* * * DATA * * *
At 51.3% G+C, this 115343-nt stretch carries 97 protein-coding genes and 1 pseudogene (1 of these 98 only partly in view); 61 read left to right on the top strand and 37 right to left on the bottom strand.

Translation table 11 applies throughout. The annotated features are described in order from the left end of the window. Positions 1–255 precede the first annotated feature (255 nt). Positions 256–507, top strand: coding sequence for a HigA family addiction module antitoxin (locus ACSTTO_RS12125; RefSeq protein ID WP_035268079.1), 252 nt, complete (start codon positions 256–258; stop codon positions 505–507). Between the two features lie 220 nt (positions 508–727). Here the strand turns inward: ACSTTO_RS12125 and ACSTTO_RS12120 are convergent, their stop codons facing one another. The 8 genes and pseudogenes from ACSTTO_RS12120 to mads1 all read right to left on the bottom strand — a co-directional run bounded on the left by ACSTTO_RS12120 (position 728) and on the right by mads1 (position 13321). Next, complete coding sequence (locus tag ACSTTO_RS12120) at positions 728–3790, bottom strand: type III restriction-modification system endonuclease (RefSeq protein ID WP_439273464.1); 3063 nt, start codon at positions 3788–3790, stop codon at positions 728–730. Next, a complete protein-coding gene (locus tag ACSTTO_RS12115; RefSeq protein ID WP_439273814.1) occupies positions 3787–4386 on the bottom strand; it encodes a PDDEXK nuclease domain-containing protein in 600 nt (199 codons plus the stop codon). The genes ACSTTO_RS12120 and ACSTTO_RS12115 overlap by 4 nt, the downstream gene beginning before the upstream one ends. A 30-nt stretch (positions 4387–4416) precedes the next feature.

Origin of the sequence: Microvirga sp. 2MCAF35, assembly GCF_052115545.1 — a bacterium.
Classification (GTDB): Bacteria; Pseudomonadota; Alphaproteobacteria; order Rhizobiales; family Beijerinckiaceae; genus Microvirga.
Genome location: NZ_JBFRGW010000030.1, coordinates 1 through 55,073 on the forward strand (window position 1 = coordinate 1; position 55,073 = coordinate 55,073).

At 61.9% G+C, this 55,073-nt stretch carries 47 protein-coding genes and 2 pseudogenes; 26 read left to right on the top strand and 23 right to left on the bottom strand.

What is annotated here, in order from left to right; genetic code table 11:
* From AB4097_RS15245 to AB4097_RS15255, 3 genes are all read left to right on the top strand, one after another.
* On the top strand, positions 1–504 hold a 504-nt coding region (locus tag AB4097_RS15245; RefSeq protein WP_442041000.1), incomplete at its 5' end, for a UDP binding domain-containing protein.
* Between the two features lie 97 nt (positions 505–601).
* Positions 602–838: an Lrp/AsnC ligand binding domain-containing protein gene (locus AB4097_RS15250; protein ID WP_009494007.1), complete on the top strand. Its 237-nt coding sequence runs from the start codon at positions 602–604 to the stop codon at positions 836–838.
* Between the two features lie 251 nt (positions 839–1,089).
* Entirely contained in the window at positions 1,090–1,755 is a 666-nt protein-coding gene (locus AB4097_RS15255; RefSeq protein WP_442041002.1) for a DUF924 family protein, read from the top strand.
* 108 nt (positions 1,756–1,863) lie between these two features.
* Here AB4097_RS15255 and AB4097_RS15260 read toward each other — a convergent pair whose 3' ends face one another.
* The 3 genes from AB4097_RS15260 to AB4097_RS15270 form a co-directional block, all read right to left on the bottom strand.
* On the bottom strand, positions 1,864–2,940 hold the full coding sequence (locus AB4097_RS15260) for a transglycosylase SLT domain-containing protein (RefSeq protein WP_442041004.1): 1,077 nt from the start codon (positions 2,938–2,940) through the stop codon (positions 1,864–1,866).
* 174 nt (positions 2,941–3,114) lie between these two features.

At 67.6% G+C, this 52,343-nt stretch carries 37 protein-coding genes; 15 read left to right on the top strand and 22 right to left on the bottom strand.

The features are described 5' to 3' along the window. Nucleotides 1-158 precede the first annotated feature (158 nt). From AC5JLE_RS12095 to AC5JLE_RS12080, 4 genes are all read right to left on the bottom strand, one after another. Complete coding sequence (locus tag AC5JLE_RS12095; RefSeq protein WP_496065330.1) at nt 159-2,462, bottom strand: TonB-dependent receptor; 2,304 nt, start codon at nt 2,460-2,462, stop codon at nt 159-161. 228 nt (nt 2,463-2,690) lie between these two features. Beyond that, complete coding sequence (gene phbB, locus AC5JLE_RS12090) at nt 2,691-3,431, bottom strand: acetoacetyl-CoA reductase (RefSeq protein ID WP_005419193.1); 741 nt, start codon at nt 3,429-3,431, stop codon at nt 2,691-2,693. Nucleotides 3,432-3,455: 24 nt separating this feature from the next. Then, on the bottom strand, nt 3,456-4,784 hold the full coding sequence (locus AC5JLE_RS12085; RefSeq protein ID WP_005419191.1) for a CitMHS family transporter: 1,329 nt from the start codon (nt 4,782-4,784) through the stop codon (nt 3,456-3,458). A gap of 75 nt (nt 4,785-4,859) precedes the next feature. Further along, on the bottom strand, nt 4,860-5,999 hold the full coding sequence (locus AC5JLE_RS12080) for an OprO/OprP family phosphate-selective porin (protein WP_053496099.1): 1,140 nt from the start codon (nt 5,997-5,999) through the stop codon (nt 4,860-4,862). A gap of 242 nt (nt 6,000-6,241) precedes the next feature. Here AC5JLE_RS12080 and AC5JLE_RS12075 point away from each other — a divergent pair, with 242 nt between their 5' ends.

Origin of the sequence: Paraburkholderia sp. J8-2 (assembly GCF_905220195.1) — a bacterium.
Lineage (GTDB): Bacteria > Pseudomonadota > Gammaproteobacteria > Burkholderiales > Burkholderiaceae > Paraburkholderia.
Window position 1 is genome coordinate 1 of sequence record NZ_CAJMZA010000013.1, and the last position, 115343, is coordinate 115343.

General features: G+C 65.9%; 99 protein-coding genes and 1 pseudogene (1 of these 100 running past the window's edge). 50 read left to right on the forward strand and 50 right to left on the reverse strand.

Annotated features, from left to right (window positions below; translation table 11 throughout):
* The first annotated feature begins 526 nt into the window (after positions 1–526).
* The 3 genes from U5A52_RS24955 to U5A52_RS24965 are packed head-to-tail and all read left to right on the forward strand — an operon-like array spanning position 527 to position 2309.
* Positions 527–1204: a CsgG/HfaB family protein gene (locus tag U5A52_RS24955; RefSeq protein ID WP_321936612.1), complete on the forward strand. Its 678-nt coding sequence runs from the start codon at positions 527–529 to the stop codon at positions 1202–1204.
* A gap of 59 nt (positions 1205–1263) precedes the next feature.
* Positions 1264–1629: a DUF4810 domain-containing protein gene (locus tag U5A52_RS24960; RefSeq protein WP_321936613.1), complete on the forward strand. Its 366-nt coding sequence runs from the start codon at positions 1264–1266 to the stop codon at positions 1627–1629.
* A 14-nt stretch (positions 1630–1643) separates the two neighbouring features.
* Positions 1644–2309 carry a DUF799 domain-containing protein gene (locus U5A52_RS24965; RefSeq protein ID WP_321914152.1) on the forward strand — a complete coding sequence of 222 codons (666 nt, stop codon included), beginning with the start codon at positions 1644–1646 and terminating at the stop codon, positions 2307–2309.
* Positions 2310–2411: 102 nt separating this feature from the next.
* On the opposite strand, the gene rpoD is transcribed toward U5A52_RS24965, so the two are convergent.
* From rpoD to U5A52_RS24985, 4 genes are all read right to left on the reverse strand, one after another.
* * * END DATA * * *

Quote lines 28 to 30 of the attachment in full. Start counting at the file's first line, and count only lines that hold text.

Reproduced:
* Positions 527–1204: a CsgG/HfaB family protein gene (locus tag U5A52_RS24955; RefSeq protein ID WP_321936612.1), complete on the forward strand. Its 678-nt coding sequence runs from the start codon at positions 527–529 to the stop codon at positions 1202–1204.
* A gap of 59 nt (positions 1205–1263) precedes the next feature.
* Positions 1264–1629: a DUF4810 domain-containing protein gene (locus tag U5A52_RS24960; RefSeq protein WP_321936613.1), complete on the forward strand. Its 366-nt coding sequence runs from the start codon at positions 1264–1266 to the stop codon at positions 1627–1629.